Some of us may have been counting down the days till when our little one first starts school, while many of us can’t believe that it came upon us so quickly. Wasn’t it just yesterday that we brought them home from the hospital? Nevertheless, here we are and we want to make sure that our child is prepared for this important milestone in their life.
Adjusting to go to school for the first time can be tough for any child, even for those who are used to going into daycare. So before the first day comes, here are 7 things you can do to emotionally prepare your little one for school for the first time.
1. Plan More Social Activities
Getting your child use to interacting with new faces and peers is very helpful to their new transition. When they are in school, they will need to learn how to cooperate with other kids and that involves sharing and taking turns. If your child has not spent that much time with other children this is a great opportunity for them to get some experience. Enroll them now in fun activities such as a tumbling or swim class. Also, getting together with other children for playdates is helpful too.
If you are new to the area or do not know of many people with kids around the same age as your own, Meetup is a great way to connect. They have numerous groups for parents looking to get together for playdates with kids around the same age as their own.
2. Read Books That Are About School
I did this before every major milestone that my kids were about to reach and found that it has been extremely helpful. When my children were first starting to get use to the idea of using the potty and I got them a ton of books about using the potty. This is a great idea to use also when transitioning to going to school every day. Find books at your library where the main setting is school. Read these to them every night and allow them to ask questions about the story or school in general. They more they know the easier the transition will be.
3. Don’t Get Too Excited
Stay Cool! Sometimes acting too excited about them starting school can backfire. If you build it up too much then instead of being successful at getting them excited about starting school they can have more anxiety about this new transition. Remember to keep your efforts low key and that you focus more on answering any questions they may have.
4. Visit Their New School Prior To Their First Day
Getting them familiar with their new classroom and teacher can be very helpful. Many times the school will have a special night where children can meet their teacher and see their new classroom. Make sure you take this opportunity. If the new school does not have this event, you can ask when you and your child can tour the school and even have them play a bit on their playground. Knowing what classroom will look like and meeting their new teacher beforehand can be a great comfort to them and can help them be more confident during the walk on that first morning. They know what to expect.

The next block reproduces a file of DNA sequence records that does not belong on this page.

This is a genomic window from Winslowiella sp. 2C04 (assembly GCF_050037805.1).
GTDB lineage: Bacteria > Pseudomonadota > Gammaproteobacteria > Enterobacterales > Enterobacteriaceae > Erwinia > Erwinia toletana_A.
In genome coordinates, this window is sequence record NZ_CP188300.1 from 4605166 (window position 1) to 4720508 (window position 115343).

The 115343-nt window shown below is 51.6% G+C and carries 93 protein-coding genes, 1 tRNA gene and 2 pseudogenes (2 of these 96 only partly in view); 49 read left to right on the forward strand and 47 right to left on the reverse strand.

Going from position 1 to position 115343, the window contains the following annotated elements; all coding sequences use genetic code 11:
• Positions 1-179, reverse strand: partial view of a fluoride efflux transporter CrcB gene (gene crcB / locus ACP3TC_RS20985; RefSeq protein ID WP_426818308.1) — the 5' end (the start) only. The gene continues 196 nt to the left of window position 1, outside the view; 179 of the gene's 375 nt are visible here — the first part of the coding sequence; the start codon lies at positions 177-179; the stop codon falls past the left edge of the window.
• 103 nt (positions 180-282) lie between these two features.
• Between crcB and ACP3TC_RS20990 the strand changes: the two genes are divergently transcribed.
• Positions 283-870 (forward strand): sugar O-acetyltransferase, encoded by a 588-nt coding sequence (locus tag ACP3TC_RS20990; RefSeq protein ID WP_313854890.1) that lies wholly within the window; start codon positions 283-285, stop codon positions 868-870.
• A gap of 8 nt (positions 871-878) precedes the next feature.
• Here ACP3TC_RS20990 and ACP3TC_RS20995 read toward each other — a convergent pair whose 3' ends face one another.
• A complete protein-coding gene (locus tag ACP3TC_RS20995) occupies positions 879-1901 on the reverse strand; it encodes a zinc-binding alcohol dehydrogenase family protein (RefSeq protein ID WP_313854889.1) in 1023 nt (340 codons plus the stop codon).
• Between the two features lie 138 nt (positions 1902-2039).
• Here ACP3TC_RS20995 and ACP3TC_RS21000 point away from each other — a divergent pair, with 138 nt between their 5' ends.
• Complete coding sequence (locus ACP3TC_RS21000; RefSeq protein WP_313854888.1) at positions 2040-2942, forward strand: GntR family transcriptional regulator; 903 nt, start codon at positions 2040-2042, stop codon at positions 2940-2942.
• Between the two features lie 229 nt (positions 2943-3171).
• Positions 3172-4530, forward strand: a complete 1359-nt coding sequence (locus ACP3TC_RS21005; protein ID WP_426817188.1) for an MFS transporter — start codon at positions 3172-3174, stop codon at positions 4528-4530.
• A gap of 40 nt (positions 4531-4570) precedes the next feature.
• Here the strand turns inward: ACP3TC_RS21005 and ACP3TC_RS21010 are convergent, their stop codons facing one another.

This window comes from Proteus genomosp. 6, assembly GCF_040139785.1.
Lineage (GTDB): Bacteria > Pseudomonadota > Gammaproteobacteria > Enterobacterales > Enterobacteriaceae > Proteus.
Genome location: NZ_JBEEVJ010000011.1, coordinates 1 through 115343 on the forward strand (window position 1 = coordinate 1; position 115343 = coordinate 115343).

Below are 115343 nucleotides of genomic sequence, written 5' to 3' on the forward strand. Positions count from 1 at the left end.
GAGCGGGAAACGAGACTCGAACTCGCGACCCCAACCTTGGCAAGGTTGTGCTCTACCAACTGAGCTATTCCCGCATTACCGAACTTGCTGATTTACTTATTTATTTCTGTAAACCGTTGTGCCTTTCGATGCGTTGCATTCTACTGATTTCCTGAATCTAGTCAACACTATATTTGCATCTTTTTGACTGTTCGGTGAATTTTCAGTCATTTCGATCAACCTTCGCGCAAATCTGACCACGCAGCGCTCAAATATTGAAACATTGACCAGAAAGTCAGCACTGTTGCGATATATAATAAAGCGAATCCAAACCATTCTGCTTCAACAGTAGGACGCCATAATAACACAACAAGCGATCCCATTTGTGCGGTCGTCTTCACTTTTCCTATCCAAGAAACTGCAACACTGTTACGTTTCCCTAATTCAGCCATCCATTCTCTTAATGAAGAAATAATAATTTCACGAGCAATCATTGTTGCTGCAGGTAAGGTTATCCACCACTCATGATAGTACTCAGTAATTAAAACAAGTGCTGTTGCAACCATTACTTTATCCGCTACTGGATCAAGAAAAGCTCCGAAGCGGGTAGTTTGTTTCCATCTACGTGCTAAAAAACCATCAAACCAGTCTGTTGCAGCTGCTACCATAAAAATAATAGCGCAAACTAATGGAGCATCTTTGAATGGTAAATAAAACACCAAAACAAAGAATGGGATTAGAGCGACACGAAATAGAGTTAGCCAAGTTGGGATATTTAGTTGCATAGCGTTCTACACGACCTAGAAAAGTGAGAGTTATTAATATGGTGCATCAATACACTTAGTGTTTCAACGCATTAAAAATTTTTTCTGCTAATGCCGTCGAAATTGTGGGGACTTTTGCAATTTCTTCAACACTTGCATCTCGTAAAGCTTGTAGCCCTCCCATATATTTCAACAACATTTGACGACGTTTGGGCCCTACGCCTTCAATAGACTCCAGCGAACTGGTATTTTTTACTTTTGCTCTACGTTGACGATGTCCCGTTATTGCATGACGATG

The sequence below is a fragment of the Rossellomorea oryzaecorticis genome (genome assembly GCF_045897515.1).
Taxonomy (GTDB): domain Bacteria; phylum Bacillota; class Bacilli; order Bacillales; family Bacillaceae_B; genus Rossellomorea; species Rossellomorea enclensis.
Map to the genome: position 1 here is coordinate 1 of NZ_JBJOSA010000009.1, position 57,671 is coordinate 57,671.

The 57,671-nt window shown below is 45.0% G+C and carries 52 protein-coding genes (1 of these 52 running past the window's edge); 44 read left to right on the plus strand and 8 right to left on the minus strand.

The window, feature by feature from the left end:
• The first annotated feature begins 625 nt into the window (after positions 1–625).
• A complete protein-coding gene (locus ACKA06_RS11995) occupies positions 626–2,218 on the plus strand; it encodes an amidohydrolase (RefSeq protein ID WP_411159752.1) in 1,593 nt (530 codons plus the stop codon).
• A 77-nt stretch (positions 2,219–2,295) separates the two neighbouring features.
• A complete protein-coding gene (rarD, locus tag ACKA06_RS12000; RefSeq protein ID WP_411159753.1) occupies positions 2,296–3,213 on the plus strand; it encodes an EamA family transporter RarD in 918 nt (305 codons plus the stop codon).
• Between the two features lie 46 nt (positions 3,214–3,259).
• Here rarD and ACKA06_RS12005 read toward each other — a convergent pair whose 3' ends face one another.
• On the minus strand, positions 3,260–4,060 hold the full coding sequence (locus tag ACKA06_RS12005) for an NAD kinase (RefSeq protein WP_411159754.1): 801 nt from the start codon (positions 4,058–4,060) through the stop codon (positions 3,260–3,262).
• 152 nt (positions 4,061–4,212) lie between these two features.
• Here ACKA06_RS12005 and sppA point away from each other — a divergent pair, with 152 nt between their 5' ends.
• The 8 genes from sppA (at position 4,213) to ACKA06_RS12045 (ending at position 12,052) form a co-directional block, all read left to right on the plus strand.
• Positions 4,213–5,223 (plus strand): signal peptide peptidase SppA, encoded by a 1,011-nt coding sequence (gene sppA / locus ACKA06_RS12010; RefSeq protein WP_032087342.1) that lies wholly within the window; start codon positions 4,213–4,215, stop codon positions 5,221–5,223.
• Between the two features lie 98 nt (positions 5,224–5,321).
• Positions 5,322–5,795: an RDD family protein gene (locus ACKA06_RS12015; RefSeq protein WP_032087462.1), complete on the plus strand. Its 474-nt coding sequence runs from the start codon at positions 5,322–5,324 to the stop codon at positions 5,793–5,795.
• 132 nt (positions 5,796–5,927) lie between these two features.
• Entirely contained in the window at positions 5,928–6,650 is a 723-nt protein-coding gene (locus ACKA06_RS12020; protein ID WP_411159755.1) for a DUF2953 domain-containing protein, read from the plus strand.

5. Talk With Your Children About School
If your child is voicing any worries, make sure that you hear them out. It is sometimes easy to quickly tell them that they have nothing to worry about but it’s more harmful because they can feel like their feelings are being diminished.
If your child is so worried and their worries are not addressed, it can impact the type of experience they have that first day. Remind them that it is normal to be a bit nervous or scared. Ask them what they are worried about and work through those worries.
Are they afraid you will forget to pick them up? Show them that you set an alarm on your phone to let you know when you need to come and get them.
Are they worried that they will miss you too much? Make a small family photo book that they can take with them and look at when they start to feel lonely.
Another great way to calm any fears they may have is to talk about the schedule of their first day. Let them know what their new morning routine will be like and what to expect in the afternoon.
6. Be Organized! Be Prepared!
Kids can tell when we parents are flustered and it may make them even more anxious about their first day. Lay out their first day of school clothes the night before, pack the backpacks and lunches in advance, and make sure they have all their school supplies that they’ll need. When children feel like they are prepared, it will help their transition into school go a lot smoother instead of worrying about what they might have forgotten. This is also helpful for you too. Make a list of everything that you need to buy or do. That way you can enjoy that first day together. You can solely focus on taking pictures and making memories!
7. Learn How To Say Goodbye
If this is the first time that your child will be away from you, they may worry that you are not coming back. Implementing a goodbye ritual will be very helpful. Saying goodbye by saying fun things like “see you later alligator” or “after while crocodile” may help them say goodbye easier.
Plan on staying a bit longer that first day. This will help ease that transition and when you see that your child is settled you can make your way to the door. If you hear that your child is upset after you walk out of the door, try not to run back in to rescue. This can sometimes make the transition harder for him to adapt. Teachers are very well versed in getting a child to calm down and comfort them on their first day. If you need to quell your own fears, wait outside the classroom for a few minutes to make sure that your child is okay or you can always call the school later to verify that your child is okay.